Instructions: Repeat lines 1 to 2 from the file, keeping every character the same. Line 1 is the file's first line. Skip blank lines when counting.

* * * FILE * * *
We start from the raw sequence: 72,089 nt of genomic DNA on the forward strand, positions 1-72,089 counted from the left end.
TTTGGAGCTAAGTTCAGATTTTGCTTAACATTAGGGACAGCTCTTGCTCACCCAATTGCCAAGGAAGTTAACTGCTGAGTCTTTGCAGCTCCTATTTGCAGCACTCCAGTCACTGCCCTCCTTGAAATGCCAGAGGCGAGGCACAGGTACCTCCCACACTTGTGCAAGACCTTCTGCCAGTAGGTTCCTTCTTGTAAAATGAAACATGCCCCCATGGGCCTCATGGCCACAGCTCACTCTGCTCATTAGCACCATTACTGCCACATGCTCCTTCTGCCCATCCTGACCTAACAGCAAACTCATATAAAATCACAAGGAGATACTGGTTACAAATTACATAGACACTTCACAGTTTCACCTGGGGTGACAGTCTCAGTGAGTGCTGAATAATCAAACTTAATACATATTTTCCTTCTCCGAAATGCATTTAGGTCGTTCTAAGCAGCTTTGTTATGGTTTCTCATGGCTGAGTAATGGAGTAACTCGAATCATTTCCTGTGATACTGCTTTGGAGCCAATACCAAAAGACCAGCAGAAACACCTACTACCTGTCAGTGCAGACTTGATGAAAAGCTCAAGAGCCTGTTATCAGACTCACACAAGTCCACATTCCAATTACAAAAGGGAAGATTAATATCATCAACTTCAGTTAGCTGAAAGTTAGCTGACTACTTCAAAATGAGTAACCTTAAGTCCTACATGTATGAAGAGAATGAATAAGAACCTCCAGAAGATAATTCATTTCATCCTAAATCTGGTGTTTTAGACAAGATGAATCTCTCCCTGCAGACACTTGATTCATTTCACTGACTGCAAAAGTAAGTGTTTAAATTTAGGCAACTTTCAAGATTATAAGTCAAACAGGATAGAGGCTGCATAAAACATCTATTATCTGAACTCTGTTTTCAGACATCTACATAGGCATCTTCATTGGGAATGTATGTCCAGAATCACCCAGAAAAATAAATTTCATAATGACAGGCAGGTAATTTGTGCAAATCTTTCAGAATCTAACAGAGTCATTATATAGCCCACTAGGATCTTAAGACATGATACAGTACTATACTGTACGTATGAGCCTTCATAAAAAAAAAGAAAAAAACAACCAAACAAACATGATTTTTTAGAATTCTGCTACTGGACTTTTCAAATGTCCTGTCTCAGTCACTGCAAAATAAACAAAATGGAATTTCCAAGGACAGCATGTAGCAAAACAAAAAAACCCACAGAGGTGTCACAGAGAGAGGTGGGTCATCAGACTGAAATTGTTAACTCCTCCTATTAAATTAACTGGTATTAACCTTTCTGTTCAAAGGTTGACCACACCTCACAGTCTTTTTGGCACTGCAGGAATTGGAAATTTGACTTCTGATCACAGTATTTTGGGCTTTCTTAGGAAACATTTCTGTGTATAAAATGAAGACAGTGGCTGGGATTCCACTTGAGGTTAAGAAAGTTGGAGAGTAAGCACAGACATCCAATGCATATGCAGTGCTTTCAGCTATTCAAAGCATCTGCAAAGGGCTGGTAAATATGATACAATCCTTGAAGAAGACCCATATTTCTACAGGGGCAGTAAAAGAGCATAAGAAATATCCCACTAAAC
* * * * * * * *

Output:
We start from the raw sequence: 72,089 nt of genomic DNA on the forward strand, positions 1-72,089 counted from the left end.
TTTGGAGCTAAGTTCAGATTTTGCTTAACATTAGGGACAGCTCTTGCTCACCCAATTGCCAAGGAAGTTAACTGCTGAGTCTTTGCAGCTCCTATTTGCAGCACTCCAGTCACTGCCCTCCTTGAAATGCCAGAGGCGAGGCACAGGTACCTCCCACACTTGTGCAAGACCTTCTGCCAGTAGGTTCCTTCTTGTAAAATGAAACATGCCCCCATGGGCCTCATGGCCACAGCTCACTCTGCTCATTAGCACCATTACTGCCACATGCTCCTTCTGCCCATCCTGACCTAACAGCAAACTCATATAAAATCACAAGGAGATACTGGTTACAAATTACATAGACACTTCACAGTTTCACCTGGGGTGACAGTCTCAGTGAGTGCTGAATAATCAAACTTAATACATATTTTCCTTCTCCGAAATGCATTTAGGTCGTTCTAAGCAGCTTTGTTATGGTTTCTCATGGCTGAGTAATGGAGTAACTCGAATCATTTCCTGTGATACTGCTTTGGAGCCAATACCAAAAGACCAGCAGAAACACCTACTACCTGTCAGTGCAGACTTGATGAAAAGCTCAAGAGCCTGTTATCAGACTCACACAAGTCCACATTCCAATTACAAAAGGGAAGATTAATATCATCAACTTCAGTTAGCTGAAAGTTAGCTGACTACTTCAAAATGAGTAACCTTAAGTCCTACATGTATGAAGAGAATGAATAAGAACCTCCAGAAGATAATTCATTTCATCCTAAATCTGGTGTTTTAGACAAGATGAATCTCTCCCTGCAGACACTTGATTCATTTCACTGACTGCAAAAGTAAGTGTTTAAATTTAGGCAACTTTCAAGATTATAAGTCAAACAGGATAGAGGCTGCATAAAACATCTATTATCTGAACTCTGTTTTCAGACATCTACATAGGCATCTTCATTGGGAATGTATGTCCAGAATCACCCAGAAAAATAAATTTCATAATGACAGGCAGGTAATTTGTGCAAATCTTTCAGAATCTAACAGAGTCATTATATAGCCCACTAGGATCTTAAGACATGATACAGTACTATACTGTACGTATGAGCCTTCATAAAAAAAAAGAAAAAAACAACCAAACAAACATGATTTTTTAGAATTCTGCTACTGGACTTTTCAAATGTCCTGTCTCAGTCACTGCAAAATAAACAAAATGGAATTTCCAAGGACAGCATGTAGCAAAACAAAAAAACCCACAGAGGTGTCACAGAGAGAGGTGGGTCATCAGACTGAAATTGTTAACTCCTCCTATTAAATTAACTGGTATTAACCTTTCTGTTCAAAGGTTGACCACACCTCACAGTCTTTTTGGCACTGCAGGAATTGGAAATTTGACTTCTGATCACAGTATTTTGGGCTTTCTTAGGAAACATTTCTGTGTATAAAATGAAGACAGTGGCTGGGATTCCACTTGAGGTTAAGAAAGTTGGAGAGTAAGCACAGACATCCAATGCATATGCAGTGCTTTCAGCTATTCAAAGCATCTGCAAAGGGCTGGTAAATATGATACAATCCTTGAAGAAGACCCATATTTCTACAGGGGCAGTAAAAGAGCATAAGAAATATCCCACTAAAC